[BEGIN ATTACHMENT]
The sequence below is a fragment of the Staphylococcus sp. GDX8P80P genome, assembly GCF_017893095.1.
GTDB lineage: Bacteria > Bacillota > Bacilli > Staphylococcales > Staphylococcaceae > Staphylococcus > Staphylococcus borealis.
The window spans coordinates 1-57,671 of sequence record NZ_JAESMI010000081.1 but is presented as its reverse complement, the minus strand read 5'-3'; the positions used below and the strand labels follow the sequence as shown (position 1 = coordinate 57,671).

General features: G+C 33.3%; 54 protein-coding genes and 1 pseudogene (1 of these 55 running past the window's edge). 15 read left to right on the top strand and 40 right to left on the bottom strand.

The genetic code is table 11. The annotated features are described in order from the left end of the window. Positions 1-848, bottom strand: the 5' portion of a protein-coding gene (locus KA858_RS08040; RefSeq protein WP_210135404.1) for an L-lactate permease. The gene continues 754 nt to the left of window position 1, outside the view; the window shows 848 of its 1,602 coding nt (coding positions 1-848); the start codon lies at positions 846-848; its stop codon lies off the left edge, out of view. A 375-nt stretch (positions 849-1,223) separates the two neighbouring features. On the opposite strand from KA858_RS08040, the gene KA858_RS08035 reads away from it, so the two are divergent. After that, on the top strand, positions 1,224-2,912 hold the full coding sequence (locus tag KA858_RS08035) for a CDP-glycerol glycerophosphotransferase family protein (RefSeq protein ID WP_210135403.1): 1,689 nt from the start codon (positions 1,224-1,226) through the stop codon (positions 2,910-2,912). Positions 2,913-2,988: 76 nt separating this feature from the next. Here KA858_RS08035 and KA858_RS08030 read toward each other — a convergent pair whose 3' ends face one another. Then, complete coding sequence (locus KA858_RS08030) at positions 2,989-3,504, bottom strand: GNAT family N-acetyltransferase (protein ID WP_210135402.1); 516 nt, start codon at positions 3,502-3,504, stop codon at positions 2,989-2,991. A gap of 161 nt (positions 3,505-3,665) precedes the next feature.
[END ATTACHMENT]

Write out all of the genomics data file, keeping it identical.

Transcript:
The sequence below is a fragment of the Staphylococcus sp. GDX8P80P genome, assembly GCF_017893095.1.
GTDB lineage: Bacteria > Bacillota > Bacilli > Staphylococcales > Staphylococcaceae > Staphylococcus > Staphylococcus borealis.
The window spans coordinates 1-57,671 of sequence record NZ_JAESMI010000081.1 but is presented as its reverse complement, the minus strand read 5'-3'; the positions used below and the strand labels follow the sequence as shown (position 1 = coordinate 57,671).

General features: G+C 33.3%; 54 protein-coding genes and 1 pseudogene (1 of these 55 running past the window's edge). 15 read left to right on the top strand and 40 right to left on the bottom strand.

The genetic code is table 11. The annotated features are described in order from the left end of the window. Positions 1-848, bottom strand: the 5' portion of a protein-coding gene (locus KA858_RS08040; RefSeq protein WP_210135404.1) for an L-lactate permease. The gene continues 754 nt to the left of window position 1, outside the view; the window shows 848 of its 1,602 coding nt (coding positions 1-848); the start codon lies at positions 846-848; its stop codon lies off the left edge, out of view. A 375-nt stretch (positions 849-1,223) separates the two neighbouring features. On the opposite strand from KA858_RS08040, the gene KA858_RS08035 reads away from it, so the two are divergent. After that, on the top strand, positions 1,224-2,912 hold the full coding sequence (locus tag KA858_RS08035) for a CDP-glycerol glycerophosphotransferase family protein (RefSeq protein ID WP_210135403.1): 1,689 nt from the start codon (positions 1,224-1,226) through the stop codon (positions 2,910-2,912). Positions 2,913-2,988: 76 nt separating this feature from the next. Here KA858_RS08035 and KA858_RS08030 read toward each other — a convergent pair whose 3' ends face one another. Then, complete coding sequence (locus KA858_RS08030) at positions 2,989-3,504, bottom strand: GNAT family N-acetyltransferase (protein ID WP_210135402.1); 516 nt, start codon at positions 3,502-3,504, stop codon at positions 2,989-2,991. A gap of 161 nt (positions 3,505-3,665) precedes the next feature.